Should alternative medicine be offered by the NHS?
It’s Mind & Body month here at Silversurfers. For the month of October, we’re exploring different aspects of physical and mental wellbeing.
Today’s Speaker’s Corner is all about alternative medicine – do you think it should be offered on the NHS?
Complementary and alternative medicine is an incredibly controversial topic; everything from Chinese medicine and acupuncture, to homeopathy, chiropractic, osteopathic and hypnotherapy can fall under the umbrella of alternative medicines.
These treatments fall outside of mainstream healthcare – they are offered privately and for the most part are not officially recognised or recommended by the National Institute for Health and Care Excellence.
Most practitioners train to become professionals through privately accredited courses and their work is not regulated by the same standards as that of a GP or nurse working for the NHS.
This means that there’s no way to know whether you are seeing a practitioner who will truly help you or are pursuing treatment that has little more to offer you than a large invoice and some false hope.
Evidence as to the effectiveness of these treatments is varied.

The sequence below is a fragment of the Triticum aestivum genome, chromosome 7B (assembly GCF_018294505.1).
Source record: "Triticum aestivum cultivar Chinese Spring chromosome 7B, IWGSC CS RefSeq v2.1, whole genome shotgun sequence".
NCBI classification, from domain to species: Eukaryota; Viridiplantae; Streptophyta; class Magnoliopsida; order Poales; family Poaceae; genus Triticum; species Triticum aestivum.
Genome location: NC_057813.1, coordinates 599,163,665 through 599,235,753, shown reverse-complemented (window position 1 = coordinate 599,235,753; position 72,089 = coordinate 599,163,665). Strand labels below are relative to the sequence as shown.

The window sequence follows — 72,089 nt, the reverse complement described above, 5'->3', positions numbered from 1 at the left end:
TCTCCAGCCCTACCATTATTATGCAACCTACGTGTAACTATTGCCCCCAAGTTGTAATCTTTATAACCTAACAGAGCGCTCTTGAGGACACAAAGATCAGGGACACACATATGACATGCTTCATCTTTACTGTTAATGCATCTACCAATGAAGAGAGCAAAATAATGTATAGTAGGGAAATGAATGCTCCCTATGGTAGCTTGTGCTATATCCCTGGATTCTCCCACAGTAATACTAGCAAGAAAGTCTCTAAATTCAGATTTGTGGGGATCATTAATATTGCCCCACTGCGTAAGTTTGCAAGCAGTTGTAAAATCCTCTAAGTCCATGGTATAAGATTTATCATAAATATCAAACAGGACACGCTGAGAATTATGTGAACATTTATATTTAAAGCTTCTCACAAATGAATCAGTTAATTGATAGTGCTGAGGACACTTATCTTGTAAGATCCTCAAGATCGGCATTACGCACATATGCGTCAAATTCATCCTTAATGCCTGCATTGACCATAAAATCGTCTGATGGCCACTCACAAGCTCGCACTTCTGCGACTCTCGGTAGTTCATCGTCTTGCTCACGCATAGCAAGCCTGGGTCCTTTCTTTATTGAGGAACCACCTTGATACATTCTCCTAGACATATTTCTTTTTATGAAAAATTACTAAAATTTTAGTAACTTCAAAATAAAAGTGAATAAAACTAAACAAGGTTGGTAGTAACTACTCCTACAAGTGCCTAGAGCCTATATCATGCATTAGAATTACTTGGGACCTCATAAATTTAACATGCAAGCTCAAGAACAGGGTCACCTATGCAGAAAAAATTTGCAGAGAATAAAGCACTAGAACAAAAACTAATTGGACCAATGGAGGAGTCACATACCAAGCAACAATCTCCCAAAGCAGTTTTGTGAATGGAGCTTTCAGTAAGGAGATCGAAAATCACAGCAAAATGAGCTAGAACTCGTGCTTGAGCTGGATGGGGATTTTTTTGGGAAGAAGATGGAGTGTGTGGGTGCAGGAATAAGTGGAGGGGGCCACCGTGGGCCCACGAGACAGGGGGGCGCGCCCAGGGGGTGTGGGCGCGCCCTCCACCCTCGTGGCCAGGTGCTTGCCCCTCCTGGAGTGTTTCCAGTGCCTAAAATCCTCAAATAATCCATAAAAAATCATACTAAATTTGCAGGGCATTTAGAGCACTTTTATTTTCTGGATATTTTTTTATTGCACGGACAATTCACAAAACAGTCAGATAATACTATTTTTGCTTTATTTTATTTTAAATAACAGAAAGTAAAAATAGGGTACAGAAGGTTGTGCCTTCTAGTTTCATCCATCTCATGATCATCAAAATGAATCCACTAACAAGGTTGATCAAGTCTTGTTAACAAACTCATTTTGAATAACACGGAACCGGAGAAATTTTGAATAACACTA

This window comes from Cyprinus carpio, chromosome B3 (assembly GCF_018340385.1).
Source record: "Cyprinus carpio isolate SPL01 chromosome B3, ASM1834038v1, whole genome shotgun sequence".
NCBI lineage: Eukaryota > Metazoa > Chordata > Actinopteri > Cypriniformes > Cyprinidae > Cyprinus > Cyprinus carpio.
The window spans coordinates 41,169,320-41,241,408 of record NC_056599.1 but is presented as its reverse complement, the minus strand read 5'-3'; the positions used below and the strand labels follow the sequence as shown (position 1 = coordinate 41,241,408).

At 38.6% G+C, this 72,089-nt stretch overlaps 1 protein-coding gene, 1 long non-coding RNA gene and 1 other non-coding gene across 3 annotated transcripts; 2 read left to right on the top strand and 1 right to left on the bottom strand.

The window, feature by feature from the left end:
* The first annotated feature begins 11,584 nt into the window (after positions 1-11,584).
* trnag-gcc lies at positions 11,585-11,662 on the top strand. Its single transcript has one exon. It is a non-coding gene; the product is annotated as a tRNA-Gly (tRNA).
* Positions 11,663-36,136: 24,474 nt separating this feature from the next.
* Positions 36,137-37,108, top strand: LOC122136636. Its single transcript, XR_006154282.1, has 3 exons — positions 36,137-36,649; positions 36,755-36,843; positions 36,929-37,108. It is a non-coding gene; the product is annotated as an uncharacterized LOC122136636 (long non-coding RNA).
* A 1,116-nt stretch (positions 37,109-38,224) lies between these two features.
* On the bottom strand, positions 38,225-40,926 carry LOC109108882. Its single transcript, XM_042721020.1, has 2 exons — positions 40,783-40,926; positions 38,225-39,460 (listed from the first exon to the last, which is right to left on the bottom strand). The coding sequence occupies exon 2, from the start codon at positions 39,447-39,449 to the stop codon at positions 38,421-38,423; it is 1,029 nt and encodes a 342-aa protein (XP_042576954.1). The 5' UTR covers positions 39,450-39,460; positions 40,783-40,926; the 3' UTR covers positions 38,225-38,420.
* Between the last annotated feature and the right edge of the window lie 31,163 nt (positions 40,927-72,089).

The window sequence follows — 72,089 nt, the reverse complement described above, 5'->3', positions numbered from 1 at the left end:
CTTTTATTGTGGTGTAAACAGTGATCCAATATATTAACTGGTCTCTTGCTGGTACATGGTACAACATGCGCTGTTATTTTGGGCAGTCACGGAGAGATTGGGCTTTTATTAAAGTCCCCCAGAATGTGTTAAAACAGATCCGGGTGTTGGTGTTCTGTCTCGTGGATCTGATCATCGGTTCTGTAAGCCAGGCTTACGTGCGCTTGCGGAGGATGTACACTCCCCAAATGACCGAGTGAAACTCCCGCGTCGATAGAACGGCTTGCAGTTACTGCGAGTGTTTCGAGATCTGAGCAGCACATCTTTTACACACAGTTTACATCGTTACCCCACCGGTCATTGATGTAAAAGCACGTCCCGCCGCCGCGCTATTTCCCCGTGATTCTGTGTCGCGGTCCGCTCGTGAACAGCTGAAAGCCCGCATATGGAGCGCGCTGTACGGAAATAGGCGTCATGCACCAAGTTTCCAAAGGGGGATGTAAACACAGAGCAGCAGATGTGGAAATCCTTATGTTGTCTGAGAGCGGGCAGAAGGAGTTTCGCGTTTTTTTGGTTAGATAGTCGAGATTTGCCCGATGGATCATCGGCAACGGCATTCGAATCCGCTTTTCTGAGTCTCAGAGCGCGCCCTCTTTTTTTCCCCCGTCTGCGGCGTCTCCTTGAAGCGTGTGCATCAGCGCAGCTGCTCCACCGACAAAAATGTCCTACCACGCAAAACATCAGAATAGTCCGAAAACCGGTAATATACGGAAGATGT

Studies have shown for example that the once widely-lauded practice of homeopathic treatment – whereby you take small doses of diluted remedies – is little more than a placebo effect.
In other cases, alternative medicines just simply don’t have the same amount of research to support them as treatments such as chemotherapy do. Lack of evidence simply means lack of evidence rather than proof it doesn’t work.
Many smokers report hypnotherapy has helped them quit for good. Others rely on chiropractic and osteopathy to help manage and relieve back pain and see real improvement from doing so. The Alexander technique, for example, is a treatment often recommended for those with Parkinson’s Disease.
If you do rely on alternative or complementary medicine it can quickly become costly, and unless you have private health insurance there are few options to help cover the cost of treatment.
So today we’re asking you: do you believe alternative medicine should be offered through the NHS? Or should resources be focused on treatments backed by better research? Share your thoughts in the comments below.
What are your views?
We'd love to hear your comments
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